Your doctor may have explained that you require a special examination with a scope. This examination gives the doctor a close-up view of the inside of your digestive tract. If necessary, biopsies are easily taken during the procedure. The scope has a flexible tube that contains special fibres that carry a picture image from the tip of the viewing lens, which goes inside your body, to a TV screen. The image can be viewed, recorded, and pictures can be printed. There is a miniature washing system to keep the doctor’s viewing area clear throughout the examination. This test can take one of two forms.



A gastroscopy (gas-tros-ko-pee) allows the doctor to look at your upper digestive system; your esophagus, stomach, and duodenum.

The examination is done using an instrument called a gastroscope. This is a narrow, flexible and very smooth tube, about as thick as a ball-point pen. It is passed through the mouth, to the back of the throat. Unlike X-rays, which take “pictures” of these areas, the gastroscope lets the doctor see the internal surfaces of the digestive tract directly. Although X-rays are a useful diagnostic tool, the scope allows greater close-up visualization and can provide different information than an X-ray.

There is specific preparation that you must comply with before this test is done. Preparation includes avoidance of food and drink for a period of time prior to the examination. If you are booked for a gastroscopy, you will be given specific instructions

When you arrive at the clinic for a gastroscopy, your throat will be sprayed with a topical anesthetic, to numb your throat. This is similar to medication the dentist uses to freeze your mouth. It helps to keep you from gagging during the test. Dentures or partial plates need to be removed before spraying your throat.

You will be asked to lie on your left side. You may be given an injection to help you relax and make swallowing easier. A plastic mouth guard is placed between your teeth to protect the tube.

The tip of the tube is inserted through the mouth guard and gently slid to the back of your throat. You will be asked to swallow to help the doctor guide the tip down your esophagus. The tube passes down your “food pipe”, not your “air pipe” and it does not block your breathing. Air is introduced into the tube and this allows the doctor to see parts of your digestive tract that may be hidden. You may feel full or bloated during this part of the examination, but the feeling will go away when the air is removed through the tube.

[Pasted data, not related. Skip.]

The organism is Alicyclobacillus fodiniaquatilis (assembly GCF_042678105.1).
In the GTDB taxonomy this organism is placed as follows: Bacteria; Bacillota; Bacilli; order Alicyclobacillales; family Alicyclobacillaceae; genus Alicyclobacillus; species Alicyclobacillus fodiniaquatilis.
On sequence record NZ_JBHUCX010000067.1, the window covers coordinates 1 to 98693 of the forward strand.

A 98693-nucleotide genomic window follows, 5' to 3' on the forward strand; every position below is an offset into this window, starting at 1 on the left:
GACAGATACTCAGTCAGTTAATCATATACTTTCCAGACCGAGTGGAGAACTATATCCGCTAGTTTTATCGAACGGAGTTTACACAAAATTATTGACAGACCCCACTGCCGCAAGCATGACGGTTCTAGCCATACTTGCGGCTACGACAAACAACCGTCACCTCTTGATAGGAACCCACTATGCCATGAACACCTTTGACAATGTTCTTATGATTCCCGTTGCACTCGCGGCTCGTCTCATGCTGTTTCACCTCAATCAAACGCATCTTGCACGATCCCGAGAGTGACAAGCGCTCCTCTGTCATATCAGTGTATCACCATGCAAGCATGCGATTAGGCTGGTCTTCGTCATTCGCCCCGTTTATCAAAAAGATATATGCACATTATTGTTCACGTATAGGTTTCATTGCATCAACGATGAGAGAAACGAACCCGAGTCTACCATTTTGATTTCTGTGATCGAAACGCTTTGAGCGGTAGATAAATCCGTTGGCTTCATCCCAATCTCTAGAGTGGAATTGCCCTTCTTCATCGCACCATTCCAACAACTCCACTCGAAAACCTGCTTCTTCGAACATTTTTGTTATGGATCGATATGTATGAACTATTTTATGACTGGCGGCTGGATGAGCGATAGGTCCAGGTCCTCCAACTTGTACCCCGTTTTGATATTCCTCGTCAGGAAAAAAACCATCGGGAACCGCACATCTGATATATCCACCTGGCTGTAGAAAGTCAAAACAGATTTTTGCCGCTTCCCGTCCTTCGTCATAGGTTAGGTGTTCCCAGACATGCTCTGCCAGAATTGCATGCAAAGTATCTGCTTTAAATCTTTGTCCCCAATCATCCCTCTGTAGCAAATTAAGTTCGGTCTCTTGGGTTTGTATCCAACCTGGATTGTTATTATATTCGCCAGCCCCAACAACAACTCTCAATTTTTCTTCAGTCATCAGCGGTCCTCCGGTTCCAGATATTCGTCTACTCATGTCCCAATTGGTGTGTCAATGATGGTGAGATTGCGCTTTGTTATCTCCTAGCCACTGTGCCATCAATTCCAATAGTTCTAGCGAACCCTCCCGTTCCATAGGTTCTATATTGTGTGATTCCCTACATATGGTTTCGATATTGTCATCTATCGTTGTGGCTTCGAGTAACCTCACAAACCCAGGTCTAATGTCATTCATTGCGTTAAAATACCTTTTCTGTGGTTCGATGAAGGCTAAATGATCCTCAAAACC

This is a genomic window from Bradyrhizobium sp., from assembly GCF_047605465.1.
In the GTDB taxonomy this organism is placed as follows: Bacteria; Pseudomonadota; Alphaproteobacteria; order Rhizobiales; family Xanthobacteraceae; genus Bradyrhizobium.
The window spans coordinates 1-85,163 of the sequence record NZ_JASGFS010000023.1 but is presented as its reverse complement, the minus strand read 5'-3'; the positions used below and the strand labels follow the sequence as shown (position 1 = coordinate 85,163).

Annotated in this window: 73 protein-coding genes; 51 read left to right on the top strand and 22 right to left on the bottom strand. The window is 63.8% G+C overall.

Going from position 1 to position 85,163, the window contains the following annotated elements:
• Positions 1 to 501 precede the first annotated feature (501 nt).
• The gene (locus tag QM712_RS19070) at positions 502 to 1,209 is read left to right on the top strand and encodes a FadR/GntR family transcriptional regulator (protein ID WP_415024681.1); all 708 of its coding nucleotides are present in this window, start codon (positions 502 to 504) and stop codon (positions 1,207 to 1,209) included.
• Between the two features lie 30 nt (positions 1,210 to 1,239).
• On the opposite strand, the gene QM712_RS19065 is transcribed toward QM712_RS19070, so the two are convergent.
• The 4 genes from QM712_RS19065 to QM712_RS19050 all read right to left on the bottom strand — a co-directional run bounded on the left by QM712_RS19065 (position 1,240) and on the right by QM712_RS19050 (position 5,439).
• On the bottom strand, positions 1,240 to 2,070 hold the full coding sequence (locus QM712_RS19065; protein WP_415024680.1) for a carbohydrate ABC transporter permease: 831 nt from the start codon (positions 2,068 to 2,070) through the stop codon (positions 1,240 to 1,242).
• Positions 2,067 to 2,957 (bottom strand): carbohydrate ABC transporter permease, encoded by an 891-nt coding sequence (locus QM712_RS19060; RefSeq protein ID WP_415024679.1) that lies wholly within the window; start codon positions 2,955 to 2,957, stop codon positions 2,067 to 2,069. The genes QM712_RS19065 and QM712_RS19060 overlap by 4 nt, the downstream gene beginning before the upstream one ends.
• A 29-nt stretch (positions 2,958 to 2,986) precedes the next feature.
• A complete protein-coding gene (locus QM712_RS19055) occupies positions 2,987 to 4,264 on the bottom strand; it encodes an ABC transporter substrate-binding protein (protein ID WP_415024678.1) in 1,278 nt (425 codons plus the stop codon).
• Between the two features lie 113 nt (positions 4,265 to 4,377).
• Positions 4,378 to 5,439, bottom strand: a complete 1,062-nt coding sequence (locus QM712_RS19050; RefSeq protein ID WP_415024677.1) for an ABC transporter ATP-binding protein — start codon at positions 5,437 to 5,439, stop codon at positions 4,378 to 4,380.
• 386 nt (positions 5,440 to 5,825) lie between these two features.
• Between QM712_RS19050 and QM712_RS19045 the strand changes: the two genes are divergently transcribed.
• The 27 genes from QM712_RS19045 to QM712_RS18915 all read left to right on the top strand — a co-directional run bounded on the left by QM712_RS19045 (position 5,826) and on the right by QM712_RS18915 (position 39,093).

While the doctor is looking inside your digestive tract, a biopsy can be taken. (Patients do not feel the biopsy being taken.)

A gastroscopy takes 10 – 15 minutes to complete. Instructions to follow after the test will vary depending on whether or not you have been given relaxation medication. Usually, you will require someone to escort you from the testing clinic.



A colonoscopy (co-lon-os-ko-pee) is a test that lets the doctor look at the lining of the rectum and the large bowel (colon). This examination is ordered when a doctor suspects something is wrong with your bowel. Bleeding and diarrhea are the most common reasons. The test is done using a small, smooth flexible tube, that is a little thicker than a ball-point pen.

The results will show exactly what is wrong so you can be helped effectively. In certain cases, treatment is possible during the colonoscopy, thereby avoiding surgery. Polyps or other abnormalities that are found in the bowel during the test may be removed through the tube.

A significant amount of preparation is necessary to ensure that the bowel is empty of waste material before the test begins. If you are booked for a colonoscopy, you will be given specific instructions.

Before the test, intravenous fluids (IV) may be started. Just before the test begins, you will be given some medication through the IV to help you relax.

While you are lying on your left side, a tube is gently inserted into the rectum and gently maneuvered along inside the large bowel. A small amount of air is passed through the tube so that parts of the bowel that are usually hidden may be seen. You may feel some fullness in your bowels and may experience the sensation of needing to move your bowels. This feeling is caused by the air and will quickly disappear when the air is removed through the tube.

Tiny pieces of tissue (biopsies) may be removed through the tube for study in the laboratory. You will not feel anything if biopsies are taken.

A colonoscopy takes 15 – 45 minutes to complete. Following this test you may feel drowsy and sleep for a short time. Your IV will be removed and fluids will be provided.

Any feelings of fullness will pass as you move around. Instructions to follow after the test will vary depending on whether or not you have been given relaxation medication. You will require someone to escort you from the testing clinic.



If you have been given a sedative for either of these procedures, consult your doctor for advice on how long you should wait before:

  • driving
  • using machinery
  • using public transport
  • going back to work
  • signing legal documents

First published in the Inside Tract® newsletter issue 101 – May/June 1997